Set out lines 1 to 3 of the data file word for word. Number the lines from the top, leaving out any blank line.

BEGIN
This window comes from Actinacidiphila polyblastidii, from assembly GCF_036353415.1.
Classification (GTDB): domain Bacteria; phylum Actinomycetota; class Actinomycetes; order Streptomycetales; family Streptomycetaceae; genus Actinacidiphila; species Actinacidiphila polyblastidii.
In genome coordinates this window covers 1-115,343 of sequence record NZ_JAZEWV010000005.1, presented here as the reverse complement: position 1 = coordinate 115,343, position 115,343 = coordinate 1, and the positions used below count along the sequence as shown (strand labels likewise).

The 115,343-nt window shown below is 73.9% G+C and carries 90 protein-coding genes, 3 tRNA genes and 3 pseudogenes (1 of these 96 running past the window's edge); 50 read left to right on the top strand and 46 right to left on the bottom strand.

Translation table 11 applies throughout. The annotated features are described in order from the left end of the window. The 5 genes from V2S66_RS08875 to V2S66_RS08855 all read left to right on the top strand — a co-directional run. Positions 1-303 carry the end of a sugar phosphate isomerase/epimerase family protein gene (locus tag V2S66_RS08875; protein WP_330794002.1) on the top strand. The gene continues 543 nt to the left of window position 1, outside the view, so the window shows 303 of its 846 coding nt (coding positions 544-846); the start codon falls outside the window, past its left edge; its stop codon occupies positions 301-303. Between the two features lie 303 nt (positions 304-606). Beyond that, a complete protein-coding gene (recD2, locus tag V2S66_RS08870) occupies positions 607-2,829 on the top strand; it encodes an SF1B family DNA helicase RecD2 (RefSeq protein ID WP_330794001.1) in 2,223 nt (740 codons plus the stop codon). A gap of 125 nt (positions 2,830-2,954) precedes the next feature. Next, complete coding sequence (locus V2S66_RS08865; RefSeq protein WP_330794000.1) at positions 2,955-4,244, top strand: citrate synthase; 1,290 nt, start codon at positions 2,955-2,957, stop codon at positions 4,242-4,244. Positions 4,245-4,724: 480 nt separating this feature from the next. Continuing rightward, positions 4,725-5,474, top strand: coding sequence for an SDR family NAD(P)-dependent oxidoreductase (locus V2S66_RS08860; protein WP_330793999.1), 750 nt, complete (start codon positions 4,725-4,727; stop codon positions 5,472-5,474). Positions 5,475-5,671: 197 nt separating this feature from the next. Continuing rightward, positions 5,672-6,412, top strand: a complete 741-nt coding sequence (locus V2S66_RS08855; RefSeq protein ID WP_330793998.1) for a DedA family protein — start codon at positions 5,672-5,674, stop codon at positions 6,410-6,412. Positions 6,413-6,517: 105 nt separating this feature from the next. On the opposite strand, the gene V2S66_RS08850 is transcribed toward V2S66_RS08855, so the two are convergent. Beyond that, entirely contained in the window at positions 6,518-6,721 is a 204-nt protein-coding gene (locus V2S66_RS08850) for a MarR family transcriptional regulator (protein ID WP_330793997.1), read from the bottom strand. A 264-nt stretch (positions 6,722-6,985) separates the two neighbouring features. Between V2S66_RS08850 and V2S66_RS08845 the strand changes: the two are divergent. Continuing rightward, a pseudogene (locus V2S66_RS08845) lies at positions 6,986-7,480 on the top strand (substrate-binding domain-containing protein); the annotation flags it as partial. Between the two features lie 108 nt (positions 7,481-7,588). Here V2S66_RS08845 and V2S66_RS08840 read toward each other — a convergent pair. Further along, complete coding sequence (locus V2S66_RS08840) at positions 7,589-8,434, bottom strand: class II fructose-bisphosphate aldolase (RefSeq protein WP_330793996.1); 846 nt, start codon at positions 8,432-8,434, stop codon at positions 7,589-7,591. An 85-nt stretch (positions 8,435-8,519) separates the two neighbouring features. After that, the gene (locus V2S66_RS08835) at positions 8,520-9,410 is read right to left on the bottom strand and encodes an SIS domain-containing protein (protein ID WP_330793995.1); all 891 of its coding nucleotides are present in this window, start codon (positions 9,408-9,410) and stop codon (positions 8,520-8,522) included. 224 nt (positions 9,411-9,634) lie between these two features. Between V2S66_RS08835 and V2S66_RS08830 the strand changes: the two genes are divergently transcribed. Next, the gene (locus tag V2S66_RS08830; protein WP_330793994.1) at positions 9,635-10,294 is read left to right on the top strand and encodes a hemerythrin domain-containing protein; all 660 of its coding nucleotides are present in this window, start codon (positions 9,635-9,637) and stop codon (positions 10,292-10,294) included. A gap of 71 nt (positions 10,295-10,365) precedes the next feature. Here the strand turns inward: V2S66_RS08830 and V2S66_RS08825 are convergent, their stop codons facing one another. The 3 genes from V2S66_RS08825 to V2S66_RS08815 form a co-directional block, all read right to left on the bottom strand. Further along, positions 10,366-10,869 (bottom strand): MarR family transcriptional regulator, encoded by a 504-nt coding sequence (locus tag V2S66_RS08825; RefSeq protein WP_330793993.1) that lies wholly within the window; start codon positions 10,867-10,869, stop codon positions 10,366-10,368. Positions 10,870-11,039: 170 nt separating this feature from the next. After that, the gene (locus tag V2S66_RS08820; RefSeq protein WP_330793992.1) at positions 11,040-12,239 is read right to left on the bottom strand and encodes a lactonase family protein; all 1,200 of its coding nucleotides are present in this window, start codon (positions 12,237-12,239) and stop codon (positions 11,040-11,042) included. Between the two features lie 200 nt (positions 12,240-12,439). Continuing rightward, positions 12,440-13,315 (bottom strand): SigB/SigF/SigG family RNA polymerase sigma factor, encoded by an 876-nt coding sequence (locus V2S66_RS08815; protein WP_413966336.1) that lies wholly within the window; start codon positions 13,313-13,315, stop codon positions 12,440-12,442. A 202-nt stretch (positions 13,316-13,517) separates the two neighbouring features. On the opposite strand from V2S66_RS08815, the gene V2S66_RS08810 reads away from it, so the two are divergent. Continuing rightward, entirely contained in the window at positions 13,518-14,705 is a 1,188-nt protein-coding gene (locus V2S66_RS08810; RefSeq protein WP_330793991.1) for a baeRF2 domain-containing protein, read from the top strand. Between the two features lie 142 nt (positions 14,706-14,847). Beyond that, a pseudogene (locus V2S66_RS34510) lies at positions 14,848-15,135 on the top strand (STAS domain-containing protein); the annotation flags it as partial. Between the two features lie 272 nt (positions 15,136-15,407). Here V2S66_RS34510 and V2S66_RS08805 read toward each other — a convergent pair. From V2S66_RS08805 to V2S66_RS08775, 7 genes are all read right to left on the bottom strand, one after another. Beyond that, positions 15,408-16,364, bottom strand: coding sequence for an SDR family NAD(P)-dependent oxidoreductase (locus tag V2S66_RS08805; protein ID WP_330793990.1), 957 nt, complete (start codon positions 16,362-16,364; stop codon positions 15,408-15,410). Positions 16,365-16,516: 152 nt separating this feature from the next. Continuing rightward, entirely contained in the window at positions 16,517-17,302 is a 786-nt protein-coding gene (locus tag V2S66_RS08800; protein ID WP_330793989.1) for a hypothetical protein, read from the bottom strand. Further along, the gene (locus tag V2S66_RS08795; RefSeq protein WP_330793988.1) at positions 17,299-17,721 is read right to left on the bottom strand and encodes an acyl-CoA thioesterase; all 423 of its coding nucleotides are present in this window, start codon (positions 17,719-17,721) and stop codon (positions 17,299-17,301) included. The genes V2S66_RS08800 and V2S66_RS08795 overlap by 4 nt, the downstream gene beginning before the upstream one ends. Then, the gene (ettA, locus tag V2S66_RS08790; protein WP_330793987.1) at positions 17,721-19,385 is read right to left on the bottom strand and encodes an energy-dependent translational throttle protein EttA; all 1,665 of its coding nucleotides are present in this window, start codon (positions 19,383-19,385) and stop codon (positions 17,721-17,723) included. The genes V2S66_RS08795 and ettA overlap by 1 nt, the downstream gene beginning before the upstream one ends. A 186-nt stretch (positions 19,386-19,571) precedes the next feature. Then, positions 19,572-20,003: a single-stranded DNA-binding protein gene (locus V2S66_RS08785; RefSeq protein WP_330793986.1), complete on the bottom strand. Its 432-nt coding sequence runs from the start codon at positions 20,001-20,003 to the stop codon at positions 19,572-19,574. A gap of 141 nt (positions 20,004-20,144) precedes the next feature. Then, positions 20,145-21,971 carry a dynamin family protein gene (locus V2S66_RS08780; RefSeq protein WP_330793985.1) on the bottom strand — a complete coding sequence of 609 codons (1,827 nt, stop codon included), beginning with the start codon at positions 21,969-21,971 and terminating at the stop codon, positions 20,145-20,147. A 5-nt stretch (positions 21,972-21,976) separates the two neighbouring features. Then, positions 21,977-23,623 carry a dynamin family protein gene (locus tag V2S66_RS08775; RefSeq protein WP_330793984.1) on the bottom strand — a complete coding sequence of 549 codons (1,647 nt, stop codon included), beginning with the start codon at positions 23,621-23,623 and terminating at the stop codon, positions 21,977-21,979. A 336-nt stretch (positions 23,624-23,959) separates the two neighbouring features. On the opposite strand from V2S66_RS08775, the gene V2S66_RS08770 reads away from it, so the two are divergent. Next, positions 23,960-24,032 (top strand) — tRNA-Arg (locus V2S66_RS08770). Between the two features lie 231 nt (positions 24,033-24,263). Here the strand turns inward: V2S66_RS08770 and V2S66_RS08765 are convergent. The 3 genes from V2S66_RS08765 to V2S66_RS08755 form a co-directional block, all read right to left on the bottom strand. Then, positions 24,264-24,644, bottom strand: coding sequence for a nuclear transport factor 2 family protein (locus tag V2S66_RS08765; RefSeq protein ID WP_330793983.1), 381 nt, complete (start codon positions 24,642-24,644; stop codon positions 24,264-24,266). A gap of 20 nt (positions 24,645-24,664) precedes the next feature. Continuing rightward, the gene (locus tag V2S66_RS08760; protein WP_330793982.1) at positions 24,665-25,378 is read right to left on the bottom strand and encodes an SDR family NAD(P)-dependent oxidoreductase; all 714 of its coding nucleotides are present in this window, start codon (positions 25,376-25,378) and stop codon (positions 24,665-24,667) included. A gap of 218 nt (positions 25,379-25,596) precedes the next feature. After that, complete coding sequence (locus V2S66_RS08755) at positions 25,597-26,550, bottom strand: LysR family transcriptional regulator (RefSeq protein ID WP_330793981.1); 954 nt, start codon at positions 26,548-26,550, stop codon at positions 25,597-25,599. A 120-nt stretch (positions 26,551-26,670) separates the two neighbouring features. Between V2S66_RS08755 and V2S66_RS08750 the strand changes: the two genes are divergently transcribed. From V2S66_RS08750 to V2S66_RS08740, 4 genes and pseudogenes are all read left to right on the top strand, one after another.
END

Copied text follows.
This window comes from Actinacidiphila polyblastidii, from assembly GCF_036353415.1.
Classification (GTDB): domain Bacteria; phylum Actinomycetota; class Actinomycetes; order Streptomycetales; family Streptomycetaceae; genus Actinacidiphila; species Actinacidiphila polyblastidii.
In genome coordinates this window covers 1-115,343 of sequence record NZ_JAZEWV010000005.1, presented here as the reverse complement: position 1 = coordinate 115,343, position 115,343 = coordinate 1, and the positions used below count along the sequence as shown (strand labels likewise).